– Jim Stanley, President, FDRsafety Join Our Mailing List
- Disciplining employees for violating overly stringent, “immediate” injury reporting policies.
- Disciplinary policies or practices that result in the disproportionate or retaliatory issuance of discipline to employees who report injuries or illnesses.
- Automatic post-injury drug and alcohol testing, even in situations where the injury or illness is very unlikely to have been caused by employee drug or alcohol use.
- Safety incentive programs that reward employees for being “injury free” or maintaining a low injury rate over a specified period of time.
OSHA’s recently issued guidance makes clear that the agency frowns upon the enforcement of what it views as unreasonable employer policies that require employees to report injuries immediately after they occur. OSHA contends that such policies deter employees from reporting injuries out of fear of discipline for not complying with stringent reporting requirements.
What OSHA fails to recognize is that employers have a very real and legitimate interest in learning of injuries and illnesses as quickly as possible so that employees can receive prompt care and the employer can take action to address any hazards or safety concerns.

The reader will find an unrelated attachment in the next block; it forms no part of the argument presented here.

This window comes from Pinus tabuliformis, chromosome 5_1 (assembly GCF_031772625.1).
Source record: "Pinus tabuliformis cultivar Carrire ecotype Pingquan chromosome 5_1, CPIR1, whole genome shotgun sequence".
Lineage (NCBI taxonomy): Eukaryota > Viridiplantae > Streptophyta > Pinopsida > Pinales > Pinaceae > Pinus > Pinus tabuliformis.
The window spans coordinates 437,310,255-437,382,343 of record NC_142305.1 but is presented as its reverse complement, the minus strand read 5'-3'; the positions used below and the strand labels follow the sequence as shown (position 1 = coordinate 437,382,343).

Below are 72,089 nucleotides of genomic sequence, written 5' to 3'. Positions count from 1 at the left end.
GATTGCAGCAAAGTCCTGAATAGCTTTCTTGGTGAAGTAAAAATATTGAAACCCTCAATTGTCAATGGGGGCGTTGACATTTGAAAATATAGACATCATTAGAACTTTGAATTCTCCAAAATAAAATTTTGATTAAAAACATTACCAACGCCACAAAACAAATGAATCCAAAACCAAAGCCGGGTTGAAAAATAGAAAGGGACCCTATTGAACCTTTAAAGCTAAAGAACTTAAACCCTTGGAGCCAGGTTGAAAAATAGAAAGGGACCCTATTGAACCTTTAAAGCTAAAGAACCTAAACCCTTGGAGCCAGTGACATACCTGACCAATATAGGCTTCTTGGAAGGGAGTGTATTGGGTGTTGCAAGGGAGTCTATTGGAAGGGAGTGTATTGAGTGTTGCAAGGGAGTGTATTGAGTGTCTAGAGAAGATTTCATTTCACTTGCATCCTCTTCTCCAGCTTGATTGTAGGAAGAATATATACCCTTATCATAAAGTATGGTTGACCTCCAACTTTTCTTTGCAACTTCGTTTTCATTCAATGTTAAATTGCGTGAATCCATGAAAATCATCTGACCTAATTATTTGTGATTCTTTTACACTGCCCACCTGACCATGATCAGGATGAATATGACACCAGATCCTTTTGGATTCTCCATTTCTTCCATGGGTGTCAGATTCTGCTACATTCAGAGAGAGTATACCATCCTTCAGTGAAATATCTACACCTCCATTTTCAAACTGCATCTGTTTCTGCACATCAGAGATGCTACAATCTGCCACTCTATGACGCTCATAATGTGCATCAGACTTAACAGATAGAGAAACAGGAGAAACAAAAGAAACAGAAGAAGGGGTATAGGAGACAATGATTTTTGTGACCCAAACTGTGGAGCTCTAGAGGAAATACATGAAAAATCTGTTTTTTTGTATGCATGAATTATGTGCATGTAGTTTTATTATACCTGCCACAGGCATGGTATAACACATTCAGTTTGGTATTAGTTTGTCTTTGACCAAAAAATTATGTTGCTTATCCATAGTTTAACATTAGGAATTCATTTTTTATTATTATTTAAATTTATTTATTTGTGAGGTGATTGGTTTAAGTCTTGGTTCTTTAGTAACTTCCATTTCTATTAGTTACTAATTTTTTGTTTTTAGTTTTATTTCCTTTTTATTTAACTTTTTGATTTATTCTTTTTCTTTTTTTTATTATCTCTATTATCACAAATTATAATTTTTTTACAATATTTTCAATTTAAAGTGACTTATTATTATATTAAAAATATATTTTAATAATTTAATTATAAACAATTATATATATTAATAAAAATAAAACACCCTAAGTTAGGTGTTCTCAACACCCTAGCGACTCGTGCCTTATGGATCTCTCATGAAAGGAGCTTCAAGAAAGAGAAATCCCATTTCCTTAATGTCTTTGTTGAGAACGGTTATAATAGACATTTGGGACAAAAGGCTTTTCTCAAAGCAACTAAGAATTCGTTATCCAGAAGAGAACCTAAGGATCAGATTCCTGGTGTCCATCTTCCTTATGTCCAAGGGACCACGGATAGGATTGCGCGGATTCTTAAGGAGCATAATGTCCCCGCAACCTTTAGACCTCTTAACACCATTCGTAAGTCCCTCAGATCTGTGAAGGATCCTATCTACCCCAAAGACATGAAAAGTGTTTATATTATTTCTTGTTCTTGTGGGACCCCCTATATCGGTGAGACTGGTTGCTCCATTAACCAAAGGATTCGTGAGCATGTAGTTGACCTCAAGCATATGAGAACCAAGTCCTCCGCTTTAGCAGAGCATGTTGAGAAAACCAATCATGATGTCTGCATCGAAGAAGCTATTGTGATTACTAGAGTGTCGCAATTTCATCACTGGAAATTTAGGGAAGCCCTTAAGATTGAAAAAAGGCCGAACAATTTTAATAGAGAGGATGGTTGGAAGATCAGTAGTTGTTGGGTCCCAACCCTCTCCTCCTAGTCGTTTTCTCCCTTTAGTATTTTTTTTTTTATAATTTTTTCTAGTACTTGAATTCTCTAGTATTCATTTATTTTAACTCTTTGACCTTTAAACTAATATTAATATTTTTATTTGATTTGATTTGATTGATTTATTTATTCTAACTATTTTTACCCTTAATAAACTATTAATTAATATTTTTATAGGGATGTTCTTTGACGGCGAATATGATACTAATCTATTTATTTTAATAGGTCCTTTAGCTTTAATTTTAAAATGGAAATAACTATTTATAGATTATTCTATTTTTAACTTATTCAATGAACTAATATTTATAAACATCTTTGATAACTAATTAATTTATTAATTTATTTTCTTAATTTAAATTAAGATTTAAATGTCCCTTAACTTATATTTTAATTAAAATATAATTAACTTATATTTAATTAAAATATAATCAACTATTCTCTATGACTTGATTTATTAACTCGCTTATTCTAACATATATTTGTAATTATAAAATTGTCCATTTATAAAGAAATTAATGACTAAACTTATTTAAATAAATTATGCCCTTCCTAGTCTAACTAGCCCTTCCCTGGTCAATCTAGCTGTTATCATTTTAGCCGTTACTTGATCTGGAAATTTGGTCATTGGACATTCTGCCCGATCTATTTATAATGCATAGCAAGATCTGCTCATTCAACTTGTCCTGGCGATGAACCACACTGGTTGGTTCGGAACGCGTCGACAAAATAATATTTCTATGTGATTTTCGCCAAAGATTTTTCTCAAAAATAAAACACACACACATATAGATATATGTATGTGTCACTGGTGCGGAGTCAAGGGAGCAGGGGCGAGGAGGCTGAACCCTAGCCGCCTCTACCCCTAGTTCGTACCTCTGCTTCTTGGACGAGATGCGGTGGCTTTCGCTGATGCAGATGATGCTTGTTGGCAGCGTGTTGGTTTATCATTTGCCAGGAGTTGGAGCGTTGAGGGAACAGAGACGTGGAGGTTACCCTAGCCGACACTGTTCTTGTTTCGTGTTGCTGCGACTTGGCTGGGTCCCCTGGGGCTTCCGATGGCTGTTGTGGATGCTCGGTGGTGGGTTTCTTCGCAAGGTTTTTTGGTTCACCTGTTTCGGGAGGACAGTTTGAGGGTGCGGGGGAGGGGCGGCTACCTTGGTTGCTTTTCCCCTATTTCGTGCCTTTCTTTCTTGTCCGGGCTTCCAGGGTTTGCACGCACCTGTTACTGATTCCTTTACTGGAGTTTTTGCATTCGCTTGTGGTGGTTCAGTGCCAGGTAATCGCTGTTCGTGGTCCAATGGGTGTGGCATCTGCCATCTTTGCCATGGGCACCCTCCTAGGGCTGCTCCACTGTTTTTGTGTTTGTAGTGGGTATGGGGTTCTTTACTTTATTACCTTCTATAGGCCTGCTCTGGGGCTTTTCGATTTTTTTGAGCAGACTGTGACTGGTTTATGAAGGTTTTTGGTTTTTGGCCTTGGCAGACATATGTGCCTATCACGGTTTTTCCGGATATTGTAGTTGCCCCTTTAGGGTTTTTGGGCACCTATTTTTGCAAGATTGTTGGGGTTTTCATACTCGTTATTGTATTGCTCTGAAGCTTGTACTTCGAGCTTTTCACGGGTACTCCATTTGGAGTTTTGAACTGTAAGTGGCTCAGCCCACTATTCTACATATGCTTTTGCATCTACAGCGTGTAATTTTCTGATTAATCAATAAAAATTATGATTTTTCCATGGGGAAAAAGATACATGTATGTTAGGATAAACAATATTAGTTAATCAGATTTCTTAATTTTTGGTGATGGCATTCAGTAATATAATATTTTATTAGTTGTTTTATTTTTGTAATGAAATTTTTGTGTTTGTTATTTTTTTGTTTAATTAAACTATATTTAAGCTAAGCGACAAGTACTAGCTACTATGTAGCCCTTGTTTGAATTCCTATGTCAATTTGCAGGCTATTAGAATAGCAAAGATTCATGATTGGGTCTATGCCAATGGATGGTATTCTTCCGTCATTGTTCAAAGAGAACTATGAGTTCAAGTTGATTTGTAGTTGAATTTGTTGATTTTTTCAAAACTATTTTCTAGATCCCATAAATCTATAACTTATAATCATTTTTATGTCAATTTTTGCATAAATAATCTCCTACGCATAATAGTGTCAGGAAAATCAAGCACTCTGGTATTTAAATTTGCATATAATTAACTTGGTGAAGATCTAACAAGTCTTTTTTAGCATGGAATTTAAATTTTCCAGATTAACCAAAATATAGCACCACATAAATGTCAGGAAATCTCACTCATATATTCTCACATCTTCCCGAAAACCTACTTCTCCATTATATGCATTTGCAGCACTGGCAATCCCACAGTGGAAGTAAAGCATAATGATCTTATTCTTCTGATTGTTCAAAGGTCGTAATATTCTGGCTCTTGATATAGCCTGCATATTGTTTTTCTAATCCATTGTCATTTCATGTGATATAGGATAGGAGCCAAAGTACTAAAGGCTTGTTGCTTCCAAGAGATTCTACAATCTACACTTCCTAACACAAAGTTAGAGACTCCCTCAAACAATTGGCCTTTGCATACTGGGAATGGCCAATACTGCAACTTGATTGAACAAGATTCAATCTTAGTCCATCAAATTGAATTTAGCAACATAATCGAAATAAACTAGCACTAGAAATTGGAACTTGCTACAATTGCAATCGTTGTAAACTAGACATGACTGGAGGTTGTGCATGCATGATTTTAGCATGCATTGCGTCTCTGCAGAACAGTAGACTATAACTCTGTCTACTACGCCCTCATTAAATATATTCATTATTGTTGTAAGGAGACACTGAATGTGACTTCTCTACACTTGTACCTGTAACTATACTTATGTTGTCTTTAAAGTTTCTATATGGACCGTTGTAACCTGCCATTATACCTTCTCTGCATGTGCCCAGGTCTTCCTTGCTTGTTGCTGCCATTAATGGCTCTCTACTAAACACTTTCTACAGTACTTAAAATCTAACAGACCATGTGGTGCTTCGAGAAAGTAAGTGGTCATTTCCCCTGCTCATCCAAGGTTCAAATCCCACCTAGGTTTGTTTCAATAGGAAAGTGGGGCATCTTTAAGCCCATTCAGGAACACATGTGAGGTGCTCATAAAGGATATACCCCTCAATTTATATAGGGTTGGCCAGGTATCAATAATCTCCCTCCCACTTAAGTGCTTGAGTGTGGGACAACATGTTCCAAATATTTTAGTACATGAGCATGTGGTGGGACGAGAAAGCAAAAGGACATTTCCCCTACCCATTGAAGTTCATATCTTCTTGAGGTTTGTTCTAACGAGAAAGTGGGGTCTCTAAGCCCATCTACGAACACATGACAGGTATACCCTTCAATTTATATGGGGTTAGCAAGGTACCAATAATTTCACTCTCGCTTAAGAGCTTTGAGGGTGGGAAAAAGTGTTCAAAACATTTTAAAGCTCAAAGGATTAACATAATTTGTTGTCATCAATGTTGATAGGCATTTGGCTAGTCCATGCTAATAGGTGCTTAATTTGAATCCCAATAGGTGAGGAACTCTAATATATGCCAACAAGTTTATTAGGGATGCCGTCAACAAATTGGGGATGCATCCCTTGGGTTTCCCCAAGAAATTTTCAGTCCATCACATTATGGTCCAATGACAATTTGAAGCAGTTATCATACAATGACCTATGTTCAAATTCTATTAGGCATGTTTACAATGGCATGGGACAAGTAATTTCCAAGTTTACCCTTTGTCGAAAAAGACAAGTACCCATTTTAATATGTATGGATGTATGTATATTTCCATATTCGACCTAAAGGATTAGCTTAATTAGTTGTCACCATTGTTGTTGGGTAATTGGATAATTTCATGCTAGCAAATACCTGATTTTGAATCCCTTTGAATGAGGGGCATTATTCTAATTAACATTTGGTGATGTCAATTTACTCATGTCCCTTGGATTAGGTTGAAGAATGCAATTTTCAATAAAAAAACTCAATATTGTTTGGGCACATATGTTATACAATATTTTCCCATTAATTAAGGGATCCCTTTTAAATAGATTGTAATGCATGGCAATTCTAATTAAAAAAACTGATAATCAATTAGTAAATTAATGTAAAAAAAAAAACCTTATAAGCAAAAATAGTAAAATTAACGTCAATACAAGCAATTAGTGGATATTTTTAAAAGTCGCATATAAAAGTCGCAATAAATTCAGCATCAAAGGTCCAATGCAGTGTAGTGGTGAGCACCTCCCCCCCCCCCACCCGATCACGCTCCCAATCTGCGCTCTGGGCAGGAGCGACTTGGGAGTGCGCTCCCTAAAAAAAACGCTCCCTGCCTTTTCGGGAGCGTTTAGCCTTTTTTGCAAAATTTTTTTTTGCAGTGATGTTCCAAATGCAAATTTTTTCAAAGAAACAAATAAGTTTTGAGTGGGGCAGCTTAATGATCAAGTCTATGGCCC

- Be cautious in disciplining employees for violating the timing requirements of an injury reporting rule. Where there is clear evidence that the employee knew of the injury and failed to report it in a timely way, discipline is certainly appropriate. However, where the injury is minor or only becomes apparent after the incident that caused it, the employer should carefully examine the facts and only issue discipline if the employee’s delay in reporting was unreasonable.
- Review their injury reporting policies and procedures and consider revising them to remove any reference or requirement that injuries be reported “immediately.”
- Revise injury reporting policies and procedures to require employees to report work-related injuries or illnesses as soon as possible after becoming aware of the injury or illness. It is entirely reasonable and legally defensible to require employees who are aware that they suffered an injury to report that injury before they leave the facility at the end of their shift, or within 8 hours of becoming aware of the injury, whichever is earlier.
- Exercise caution before issuing discipline for violation of general or vague safety rules, such as “work carefully” or “maintain situational awareness.”